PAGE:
What if we lived in a world without poverty, inequality, or climate change?
The United Nations says that dream might be possible if we follow its new Global Goals for Sustainable Development. We could even do it by 2030.
The Global Goals project, launched earlier this fall, lays out a framework for making the world a better place by providing benchmarks for countries to hit by 2030 (i.e. an end to malnutrition, free primary and secondary education globally, and growth in energy efficiency).
Michael Green, CEO of the Social Progress Imperative, recently gave a TED Talk about the plan. His non-profit partnered with the UN to create the People’s Report Card, which tracks every country’s progress. The Social Progress Imperative and the UN hope to keep world leaders accountable in meeting the Goals by 2030.
The People’s Report Card uses data from the Social Progress Index, an annual measure of national progress in areas like safety, health, and personal rights.
The Index includes the UN’s 17 Global Goals and further breaks them down into 169 targets, including basic nutrition and medical care, clean water, and access to education. The organisation gives every country a score on scale of 0 to 100.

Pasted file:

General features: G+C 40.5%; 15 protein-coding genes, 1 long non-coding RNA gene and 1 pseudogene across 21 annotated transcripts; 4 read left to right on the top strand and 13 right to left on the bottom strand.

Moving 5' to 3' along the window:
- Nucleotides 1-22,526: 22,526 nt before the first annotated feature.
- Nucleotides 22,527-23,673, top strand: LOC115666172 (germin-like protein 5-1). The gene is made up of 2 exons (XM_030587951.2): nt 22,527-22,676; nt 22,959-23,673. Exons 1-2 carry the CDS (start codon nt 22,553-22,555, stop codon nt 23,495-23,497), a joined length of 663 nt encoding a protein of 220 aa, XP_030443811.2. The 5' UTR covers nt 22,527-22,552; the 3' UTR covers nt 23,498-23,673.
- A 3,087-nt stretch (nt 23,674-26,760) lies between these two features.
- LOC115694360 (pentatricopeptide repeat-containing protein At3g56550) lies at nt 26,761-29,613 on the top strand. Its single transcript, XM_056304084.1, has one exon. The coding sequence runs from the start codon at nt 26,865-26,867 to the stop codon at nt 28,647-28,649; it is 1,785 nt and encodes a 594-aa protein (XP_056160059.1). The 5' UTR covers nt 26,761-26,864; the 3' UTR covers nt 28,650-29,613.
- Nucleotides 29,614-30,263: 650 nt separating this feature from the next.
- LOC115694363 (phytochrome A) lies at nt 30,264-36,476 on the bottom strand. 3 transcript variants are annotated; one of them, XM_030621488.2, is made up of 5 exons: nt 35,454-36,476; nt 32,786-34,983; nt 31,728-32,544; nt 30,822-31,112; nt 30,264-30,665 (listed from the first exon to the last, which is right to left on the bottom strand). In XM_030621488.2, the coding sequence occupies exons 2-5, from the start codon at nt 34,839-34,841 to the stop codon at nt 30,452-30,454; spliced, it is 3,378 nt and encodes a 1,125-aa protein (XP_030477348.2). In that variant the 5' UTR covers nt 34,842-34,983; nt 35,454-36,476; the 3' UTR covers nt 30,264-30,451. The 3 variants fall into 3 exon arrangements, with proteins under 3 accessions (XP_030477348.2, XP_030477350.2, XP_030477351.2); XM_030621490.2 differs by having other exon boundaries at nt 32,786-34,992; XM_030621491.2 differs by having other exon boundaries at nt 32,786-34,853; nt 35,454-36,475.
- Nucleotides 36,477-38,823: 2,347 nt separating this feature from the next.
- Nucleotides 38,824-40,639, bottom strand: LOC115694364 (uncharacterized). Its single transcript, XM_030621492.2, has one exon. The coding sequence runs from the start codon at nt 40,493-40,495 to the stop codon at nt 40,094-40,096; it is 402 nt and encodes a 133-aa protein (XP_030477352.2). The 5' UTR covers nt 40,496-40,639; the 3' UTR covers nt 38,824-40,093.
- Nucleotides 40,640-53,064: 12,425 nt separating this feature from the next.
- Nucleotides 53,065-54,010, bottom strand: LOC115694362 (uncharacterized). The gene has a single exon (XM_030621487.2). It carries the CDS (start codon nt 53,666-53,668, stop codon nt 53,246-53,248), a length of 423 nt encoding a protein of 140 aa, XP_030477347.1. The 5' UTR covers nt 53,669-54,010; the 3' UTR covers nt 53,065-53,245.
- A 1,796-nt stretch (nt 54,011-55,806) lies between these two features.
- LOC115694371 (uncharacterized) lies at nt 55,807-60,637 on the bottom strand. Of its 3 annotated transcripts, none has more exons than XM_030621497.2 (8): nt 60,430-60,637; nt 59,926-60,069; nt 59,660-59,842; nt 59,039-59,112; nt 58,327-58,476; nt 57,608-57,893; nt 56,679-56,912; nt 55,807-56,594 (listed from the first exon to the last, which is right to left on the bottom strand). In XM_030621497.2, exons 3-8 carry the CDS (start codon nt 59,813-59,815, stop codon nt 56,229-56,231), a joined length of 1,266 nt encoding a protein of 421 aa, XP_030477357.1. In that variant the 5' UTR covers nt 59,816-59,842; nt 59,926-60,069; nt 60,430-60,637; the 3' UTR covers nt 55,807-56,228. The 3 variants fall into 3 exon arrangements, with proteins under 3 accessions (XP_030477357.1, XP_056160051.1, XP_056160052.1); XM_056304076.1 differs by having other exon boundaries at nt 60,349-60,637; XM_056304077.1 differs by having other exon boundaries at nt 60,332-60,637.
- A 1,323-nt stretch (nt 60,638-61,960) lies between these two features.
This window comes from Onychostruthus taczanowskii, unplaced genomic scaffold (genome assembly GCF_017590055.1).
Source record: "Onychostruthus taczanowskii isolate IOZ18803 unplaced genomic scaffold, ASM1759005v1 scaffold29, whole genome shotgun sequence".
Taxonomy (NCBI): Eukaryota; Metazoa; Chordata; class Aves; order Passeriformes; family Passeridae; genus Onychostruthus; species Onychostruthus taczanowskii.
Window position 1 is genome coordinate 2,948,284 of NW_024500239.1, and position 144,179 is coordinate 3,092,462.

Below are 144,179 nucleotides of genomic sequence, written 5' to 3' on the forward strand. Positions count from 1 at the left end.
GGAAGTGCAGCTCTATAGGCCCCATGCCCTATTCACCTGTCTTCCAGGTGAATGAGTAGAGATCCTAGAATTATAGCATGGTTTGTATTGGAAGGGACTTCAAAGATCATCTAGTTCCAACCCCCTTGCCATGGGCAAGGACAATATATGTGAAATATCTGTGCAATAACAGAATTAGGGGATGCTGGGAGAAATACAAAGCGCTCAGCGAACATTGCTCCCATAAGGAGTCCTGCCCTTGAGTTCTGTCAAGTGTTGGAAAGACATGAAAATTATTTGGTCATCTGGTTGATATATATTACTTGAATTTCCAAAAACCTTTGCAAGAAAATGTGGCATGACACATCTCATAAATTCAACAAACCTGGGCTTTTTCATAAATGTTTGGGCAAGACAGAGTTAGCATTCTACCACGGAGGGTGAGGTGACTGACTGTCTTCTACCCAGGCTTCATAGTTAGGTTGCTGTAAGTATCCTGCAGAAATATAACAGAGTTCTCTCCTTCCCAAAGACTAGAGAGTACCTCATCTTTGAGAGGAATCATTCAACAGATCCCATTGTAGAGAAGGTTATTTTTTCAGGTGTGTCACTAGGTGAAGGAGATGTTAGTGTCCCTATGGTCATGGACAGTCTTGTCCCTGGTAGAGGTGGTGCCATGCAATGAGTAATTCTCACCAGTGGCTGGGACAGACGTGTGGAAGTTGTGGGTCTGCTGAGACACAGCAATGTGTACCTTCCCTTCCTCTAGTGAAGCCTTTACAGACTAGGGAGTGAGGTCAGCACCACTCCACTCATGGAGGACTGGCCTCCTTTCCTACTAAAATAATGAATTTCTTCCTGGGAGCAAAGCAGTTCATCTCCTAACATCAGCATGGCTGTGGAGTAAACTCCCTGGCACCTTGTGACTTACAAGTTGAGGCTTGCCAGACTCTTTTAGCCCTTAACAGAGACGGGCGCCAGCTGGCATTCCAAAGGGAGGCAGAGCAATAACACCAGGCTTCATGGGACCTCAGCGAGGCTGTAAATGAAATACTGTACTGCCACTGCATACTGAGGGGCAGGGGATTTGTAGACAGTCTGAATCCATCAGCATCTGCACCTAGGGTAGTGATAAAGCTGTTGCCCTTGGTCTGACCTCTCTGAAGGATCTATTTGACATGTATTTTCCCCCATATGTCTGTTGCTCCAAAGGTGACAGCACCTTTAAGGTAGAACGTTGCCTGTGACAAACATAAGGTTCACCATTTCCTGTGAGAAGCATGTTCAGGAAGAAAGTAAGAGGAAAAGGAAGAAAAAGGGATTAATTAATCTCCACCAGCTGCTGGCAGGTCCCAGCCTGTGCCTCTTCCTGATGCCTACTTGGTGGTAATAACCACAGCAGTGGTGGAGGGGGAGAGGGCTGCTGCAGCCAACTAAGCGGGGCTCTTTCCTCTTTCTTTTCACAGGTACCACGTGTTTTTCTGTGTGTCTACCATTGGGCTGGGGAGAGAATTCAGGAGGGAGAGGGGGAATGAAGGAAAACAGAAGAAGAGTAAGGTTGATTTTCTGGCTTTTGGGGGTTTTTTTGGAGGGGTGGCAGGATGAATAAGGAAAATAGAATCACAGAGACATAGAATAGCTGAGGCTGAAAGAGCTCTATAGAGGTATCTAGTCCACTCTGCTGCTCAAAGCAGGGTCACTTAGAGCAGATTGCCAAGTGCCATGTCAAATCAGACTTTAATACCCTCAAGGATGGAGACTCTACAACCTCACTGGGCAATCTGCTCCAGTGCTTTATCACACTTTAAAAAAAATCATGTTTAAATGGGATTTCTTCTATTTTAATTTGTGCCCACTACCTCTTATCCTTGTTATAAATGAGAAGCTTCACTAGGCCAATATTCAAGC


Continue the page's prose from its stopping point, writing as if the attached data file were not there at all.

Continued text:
Norway leads the Index with a score of 88, while the Central African Republic sits at the bottom with a score of 37. The average score of the entire world is 61.
The UN is tracking progress over time, in hopes that the world will hit an Index target of 75 in 15 years.
That target seems a bit unrealistic, but Green reminds us the world has a great track record. In 2001, the UN set a goal to cut global poverty in half, from 36% to 18% by 2015. We not only hit this target — we exceeded it. Global poverty, defined as people who live on less than $US1.25 per day, will drop to 12% by the end of this year.
The Global Goals have been met with some criticism. The Economist recently called the 169 targets “sprawling and misconceived,” and estimated their price tag at $US2 to $US3 trillion per year. Another critic deemed them “a high-school wish-list for how to save the world.”
But Green says we might as well try. “The pessimists and the doomsayers who say the world can’t get better are simply wrong,” he says.
Economies in countries like China and India have grown rapidly, which is why global poverty has sharply declined in the last 15 years, he says.
However, progress doesn’t come from improving the global economy. If the world meets the UN’s predictions of wealth by 2016, it will only increase the global Index score by 1.4 points.
Global wealth actually makes very little impact, says Green. The answer lies in policy that guarantees basic human rights.
In 2016, the UN will start giving countries annual report cards that show their progress. The organisation hopes it will pressure countries around the world to meet the goals. “If we prioritise the well-being of people, we can get to these global goals,” Green says. “Let’s choose the world that we want.”
Take that, pessimists.
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